Waste Capture and Audit of Catch Basin LittaTraps (TM) in Downtown St. John’s

Plastic is a part of everyday life for most Canadians and is an integrated part of the world’s economy given the material’s versatility, durability, and low manufacturing costs. However, on April 23, 2021, the Canadian Environmental Protection Act, 1999 added plastic manufactured items as a schedule 1 toxic substance. This addition was supported by increasing evidence that the release of plastic waste into the environment through activities such as littering, flooding, or accidental release (ex. Wind), poses an ecological hazard, including physical harm, to some animals and their habitat1. Given the nature of plastic pollution and the connectivity of terrestrialand aquatic ecosystems, plastic pollution that occurs on land is often carried by rainwater, to catch basins, and into streams, rivers, and oceans. There is a lack of information regarding the seasonal and spatial variability of inorganic debris, particularly macro-plastics accumulation, in downtown St. John’s. Macro-plastics, referred to as being plastic that is larger than 5mm in size, account for the majority of plastic emissions volume into oceans and warrant further examination. An approach that characterizes and quantifies macro-plastics, and their spatial and seasonal variability can provide valuable information that can inform better waste diversion and waste management practices.

In a new project that builds on the organization’s previous waste diversion and reduction initiatives, funded by Fisheries and Oceans Canada (DFO), NAACAP is communicating closely and consulting with the City of St. John’s when deploying and auditing inorganic debris that accumulates in LittaTrapsTM in catch basins at 30 locations across downtown St. John’s.

This debris will be systematically collected, photographed, and categorized according to trash collection and audit protocols developed by NAACAP, in collaboration with DFO. Collection and audits will be completed on a minimum monthly basis, with more frequent collection in the first month following installation, and as needed based on debris accumulation and the occurrence of extreme weather events. Sampling will occur throughout the summer and fall of 2021 to help establish seasonal variability, if any, in debris in downtown St. John’s.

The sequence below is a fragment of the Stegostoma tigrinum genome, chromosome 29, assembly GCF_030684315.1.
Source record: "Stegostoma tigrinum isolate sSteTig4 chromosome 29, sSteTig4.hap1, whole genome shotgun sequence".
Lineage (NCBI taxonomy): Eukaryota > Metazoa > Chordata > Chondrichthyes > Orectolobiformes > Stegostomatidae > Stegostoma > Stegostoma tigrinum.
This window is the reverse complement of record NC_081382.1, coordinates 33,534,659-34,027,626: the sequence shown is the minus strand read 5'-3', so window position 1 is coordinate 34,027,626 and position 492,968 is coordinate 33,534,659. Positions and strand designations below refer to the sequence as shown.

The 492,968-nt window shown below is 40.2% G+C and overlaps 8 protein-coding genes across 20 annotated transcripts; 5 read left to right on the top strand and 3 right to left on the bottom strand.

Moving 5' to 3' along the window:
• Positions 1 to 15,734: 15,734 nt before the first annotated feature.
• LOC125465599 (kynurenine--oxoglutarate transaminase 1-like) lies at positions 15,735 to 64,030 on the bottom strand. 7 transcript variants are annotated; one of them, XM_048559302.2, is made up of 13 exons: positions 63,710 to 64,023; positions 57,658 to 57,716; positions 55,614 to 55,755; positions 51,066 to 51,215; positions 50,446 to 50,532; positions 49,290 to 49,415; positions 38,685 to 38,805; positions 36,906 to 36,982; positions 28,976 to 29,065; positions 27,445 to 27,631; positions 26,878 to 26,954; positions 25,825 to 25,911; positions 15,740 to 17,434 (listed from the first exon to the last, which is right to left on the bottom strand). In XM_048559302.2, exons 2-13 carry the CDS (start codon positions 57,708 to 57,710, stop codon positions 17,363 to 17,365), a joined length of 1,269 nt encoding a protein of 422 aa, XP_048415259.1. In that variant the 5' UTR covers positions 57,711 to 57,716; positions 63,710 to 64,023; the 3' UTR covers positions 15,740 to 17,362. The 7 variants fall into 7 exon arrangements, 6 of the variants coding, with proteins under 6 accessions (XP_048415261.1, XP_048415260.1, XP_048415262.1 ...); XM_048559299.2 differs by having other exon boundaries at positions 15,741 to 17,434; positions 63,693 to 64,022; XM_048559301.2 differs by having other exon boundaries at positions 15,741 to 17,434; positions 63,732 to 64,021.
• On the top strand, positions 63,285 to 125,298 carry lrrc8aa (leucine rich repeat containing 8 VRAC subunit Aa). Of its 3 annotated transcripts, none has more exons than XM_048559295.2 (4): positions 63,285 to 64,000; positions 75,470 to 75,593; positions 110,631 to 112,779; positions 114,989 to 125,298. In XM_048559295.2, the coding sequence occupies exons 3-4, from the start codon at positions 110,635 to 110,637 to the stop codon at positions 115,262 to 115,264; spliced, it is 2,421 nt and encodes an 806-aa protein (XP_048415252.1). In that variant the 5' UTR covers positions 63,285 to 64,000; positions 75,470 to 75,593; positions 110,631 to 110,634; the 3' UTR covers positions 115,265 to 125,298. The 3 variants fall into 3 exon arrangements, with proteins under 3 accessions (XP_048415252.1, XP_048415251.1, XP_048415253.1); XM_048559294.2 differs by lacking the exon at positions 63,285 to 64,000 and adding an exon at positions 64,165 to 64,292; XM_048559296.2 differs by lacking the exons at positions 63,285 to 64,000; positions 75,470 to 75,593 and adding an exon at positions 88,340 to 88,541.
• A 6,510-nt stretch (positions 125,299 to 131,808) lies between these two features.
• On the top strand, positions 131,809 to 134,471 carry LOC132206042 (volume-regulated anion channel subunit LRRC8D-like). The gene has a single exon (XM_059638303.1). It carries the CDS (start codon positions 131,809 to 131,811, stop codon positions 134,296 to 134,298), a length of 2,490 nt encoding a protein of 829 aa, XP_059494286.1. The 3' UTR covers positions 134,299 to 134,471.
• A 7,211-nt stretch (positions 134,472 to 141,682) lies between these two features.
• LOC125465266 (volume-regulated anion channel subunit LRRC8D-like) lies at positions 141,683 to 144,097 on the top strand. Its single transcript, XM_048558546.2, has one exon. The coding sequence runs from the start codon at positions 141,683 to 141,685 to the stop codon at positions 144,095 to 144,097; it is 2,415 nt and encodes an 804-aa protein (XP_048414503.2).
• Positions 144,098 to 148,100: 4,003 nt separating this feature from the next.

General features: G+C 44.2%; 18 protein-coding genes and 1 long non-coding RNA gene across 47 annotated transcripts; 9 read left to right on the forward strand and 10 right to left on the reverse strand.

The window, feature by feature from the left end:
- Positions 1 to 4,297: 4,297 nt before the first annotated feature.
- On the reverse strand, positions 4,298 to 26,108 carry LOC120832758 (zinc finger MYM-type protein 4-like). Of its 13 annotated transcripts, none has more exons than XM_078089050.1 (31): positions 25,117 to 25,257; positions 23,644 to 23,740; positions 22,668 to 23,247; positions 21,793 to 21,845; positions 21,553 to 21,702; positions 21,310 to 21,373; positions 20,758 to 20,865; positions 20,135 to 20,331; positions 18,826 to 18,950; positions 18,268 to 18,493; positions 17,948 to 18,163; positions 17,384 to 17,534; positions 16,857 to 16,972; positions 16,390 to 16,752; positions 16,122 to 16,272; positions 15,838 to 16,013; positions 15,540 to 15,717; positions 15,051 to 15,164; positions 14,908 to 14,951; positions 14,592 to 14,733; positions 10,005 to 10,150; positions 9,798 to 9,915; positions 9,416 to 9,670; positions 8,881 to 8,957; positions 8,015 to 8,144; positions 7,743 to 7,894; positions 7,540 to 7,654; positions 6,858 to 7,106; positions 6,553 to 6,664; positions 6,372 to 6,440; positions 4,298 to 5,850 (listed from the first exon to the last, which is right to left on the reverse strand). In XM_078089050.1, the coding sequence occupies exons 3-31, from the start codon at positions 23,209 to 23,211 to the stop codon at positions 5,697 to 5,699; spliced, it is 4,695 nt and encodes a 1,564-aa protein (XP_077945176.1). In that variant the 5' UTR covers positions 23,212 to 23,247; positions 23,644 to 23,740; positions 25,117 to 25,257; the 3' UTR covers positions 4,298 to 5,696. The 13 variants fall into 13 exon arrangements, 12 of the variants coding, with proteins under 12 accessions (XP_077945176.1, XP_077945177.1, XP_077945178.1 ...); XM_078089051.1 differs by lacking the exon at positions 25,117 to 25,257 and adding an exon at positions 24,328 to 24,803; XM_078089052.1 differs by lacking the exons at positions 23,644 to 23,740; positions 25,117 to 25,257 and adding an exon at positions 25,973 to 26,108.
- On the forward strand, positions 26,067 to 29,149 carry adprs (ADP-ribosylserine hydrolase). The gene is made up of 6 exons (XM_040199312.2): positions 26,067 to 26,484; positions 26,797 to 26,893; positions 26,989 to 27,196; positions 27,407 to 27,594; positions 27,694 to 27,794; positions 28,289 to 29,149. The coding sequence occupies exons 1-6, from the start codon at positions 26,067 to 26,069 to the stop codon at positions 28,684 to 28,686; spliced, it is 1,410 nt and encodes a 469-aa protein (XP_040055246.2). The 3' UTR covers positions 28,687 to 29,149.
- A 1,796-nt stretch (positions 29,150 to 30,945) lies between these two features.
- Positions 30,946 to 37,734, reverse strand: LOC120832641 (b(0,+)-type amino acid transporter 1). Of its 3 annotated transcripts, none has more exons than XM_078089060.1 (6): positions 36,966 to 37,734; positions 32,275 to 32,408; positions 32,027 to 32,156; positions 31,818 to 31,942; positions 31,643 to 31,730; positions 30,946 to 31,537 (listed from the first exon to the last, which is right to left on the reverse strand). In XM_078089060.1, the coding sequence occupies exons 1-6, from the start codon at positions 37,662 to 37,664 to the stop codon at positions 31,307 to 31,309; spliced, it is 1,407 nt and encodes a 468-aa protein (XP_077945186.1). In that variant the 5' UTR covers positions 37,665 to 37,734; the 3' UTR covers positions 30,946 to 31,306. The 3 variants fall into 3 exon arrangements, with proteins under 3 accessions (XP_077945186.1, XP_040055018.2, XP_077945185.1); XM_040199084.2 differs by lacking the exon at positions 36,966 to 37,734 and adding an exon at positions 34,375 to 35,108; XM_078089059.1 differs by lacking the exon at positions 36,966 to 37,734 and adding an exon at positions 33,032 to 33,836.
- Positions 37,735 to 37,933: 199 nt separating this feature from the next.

In addition to diverting inorganic waste from the ocean, and the generation of valuable insight into debris accumulation in the St. John’s urban center, this project will provide opportunities for public and industry outreach. In an effort to engage the public and local interest in marine conservation, trash audit data will be shared on social media (no data will be shared on social media with respect to individual businesses), as well as on open-source data platforms such as Marine Debris Tracker, in order to foster awareness of litter accumulation in downtown storm drains, and subsequent runoff into the St. John’s Harbour. A final report summarizing all monthly trash audit data will be created and shared on NAACAP’s website and social media upon completion of this project.

LittaTraps(TM) are comprised of a fixed framework that suspends the trap within the catch basin, and a PVC plastic guard to deflect debris into the removable basket. Traps undergo extensive strength and flood testing by the manufacturer, with a 58 kg storage capacity, and a 60 L/second water overflow bypass.

* https://gazette.gc.ca/rp-pr/p2/2021/2021-05-12/html/sor-dors86-eng.html

Enviropod website link: https://www.enviropod.com/